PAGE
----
Migrant Caravans Await Journey From Mexico To U.S. Southern Border
Migrant caravans await journey from Mexico to U.S. southern border. This is a representational image.

A de facto ban on claiming asylum at the US southern border implemented in May in an effort to stem a feared influx of migrants can stay in place for now, a court said Thursday.

A rule change earlier this year made it all but impossible for most migrants to lodge an asylum claim when crossing by land from Mexico.

President Joe Biden's administration said claims would still be accepted, but only if made in a migrant's home country or in a country they had passed through on their way to the United States.

The change came as Washington sought to untangle years of using Title 42, a public health measure that effectively prevented any undocumented person from entering the country, which was implemented as Covid-19 swept the world.

Critics, including the American Civil Liberties Union (ACLU) charged the provision was illegal, and went to court to seek its reversal.

Last month Judge Jon Tigar of the US district court in San Francisco said the policy was "unlawful," but he suspended his ruling for 14 days to give the administration time to appeal.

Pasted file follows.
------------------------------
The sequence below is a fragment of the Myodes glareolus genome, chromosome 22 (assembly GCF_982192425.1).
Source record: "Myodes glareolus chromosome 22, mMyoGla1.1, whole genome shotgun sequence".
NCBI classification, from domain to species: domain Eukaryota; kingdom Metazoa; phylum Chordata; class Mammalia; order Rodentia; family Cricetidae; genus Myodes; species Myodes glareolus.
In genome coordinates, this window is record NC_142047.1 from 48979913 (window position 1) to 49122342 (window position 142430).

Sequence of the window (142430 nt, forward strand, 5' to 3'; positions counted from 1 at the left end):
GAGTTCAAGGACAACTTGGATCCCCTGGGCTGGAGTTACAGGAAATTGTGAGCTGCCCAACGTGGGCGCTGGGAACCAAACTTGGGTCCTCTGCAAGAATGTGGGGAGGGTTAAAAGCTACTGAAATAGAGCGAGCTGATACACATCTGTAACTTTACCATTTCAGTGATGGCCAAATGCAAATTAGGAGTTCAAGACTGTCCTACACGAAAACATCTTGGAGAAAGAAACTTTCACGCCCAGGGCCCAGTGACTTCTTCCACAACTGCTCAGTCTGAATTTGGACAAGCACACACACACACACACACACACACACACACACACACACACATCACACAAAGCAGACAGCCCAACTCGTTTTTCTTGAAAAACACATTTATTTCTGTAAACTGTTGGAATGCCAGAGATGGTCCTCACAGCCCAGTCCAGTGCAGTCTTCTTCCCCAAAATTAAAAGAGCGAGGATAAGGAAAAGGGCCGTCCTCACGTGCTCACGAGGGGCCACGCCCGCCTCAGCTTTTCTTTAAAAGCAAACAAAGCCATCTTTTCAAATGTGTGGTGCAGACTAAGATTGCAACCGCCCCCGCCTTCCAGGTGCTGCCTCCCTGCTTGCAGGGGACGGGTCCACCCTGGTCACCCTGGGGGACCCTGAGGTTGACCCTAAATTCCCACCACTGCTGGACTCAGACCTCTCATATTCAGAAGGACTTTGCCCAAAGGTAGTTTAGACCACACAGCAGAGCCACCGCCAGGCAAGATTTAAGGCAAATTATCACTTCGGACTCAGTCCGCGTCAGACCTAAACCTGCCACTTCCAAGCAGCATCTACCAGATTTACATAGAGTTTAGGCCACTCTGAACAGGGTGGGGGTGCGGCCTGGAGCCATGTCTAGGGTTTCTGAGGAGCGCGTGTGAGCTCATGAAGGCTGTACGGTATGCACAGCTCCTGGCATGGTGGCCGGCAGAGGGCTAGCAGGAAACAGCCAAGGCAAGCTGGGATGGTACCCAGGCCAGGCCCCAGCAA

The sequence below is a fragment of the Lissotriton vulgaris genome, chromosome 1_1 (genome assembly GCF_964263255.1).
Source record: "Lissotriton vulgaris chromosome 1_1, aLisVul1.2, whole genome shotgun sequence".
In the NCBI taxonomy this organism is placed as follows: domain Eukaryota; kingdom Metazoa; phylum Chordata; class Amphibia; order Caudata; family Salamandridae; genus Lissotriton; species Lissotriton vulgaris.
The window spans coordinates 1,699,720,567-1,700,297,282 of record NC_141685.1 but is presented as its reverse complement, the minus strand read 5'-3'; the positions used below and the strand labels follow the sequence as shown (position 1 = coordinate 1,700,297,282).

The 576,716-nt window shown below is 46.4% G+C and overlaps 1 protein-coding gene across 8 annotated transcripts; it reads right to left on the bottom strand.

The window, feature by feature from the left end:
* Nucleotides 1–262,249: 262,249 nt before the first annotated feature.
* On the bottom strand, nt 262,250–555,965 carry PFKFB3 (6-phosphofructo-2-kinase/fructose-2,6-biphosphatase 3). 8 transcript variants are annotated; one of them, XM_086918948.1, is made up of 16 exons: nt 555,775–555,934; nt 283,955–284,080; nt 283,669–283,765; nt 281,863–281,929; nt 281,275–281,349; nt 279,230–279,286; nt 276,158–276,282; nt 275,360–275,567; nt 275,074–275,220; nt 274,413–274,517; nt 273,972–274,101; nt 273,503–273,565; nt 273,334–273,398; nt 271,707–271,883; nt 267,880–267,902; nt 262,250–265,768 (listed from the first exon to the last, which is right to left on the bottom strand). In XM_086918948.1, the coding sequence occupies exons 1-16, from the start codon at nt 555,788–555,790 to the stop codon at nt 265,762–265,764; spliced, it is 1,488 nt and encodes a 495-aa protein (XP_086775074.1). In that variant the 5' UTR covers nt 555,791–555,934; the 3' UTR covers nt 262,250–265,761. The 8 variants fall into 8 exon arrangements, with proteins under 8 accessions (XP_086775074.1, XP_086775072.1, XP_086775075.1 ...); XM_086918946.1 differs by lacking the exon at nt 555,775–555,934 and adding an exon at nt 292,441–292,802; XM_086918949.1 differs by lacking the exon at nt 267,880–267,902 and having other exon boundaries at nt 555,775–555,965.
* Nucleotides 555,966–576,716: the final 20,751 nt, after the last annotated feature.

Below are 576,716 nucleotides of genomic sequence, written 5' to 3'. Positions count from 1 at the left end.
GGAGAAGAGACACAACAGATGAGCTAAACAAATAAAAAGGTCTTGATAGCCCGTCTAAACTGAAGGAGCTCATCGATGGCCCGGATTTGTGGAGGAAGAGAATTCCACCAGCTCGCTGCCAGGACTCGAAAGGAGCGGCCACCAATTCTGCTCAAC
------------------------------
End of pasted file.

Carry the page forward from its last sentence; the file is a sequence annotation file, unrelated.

On Thursday, the Ninth Circuit Panel stayed that July 25 ruling, pending the outcome of the Biden administration's appeal.

The panel said it would expedite the process and ordered submissions by August 24.

"The stay ruling doesn't say anything about the legality of the ban, and we are confident that we will prevail when the court has a full opportunity to consider the claims," said Katrina Eiland, deputy director of the ACLU's Immigrants' Rights Project

"We are pleased the court placed the appeal on an expedited schedule so that it can be decided quickly, because each day the Biden administration prolongs its efforts to preserve its illegal ban, people fleeing grave danger are put in harm's way."

When it filed its appeal last month, the Department of Justice said the new border rules were "a lawful exercise of the broad authority granted by the immigration laws."

The administration had fretted that up to 200,000 people would try to cross into the country every month once Covid rules lapsed.

Under the new provisions, migrants at the border have to use a smartphone app to obtain an interview appointment, which can take weeks or months.

Those elsewhere have to request asylum from their home country or at special centers in countries they pass through.

People who cross the border without going through the process automatically lose the chance to claim asylum.

The policy raised the burden of proof for the applicants and left them facing long waits for rulings.

It however did create exceptions for unaccompanied children crossing the border, and for citizens of certain countries like Haiti and Ukraine offered a separate formal parole process.

The change had a quick impact: the number of border patrol interdictions or "encounters" with migrants fell from 212,000 in April to 145,000 in June, according to Customs and Border Protection figures.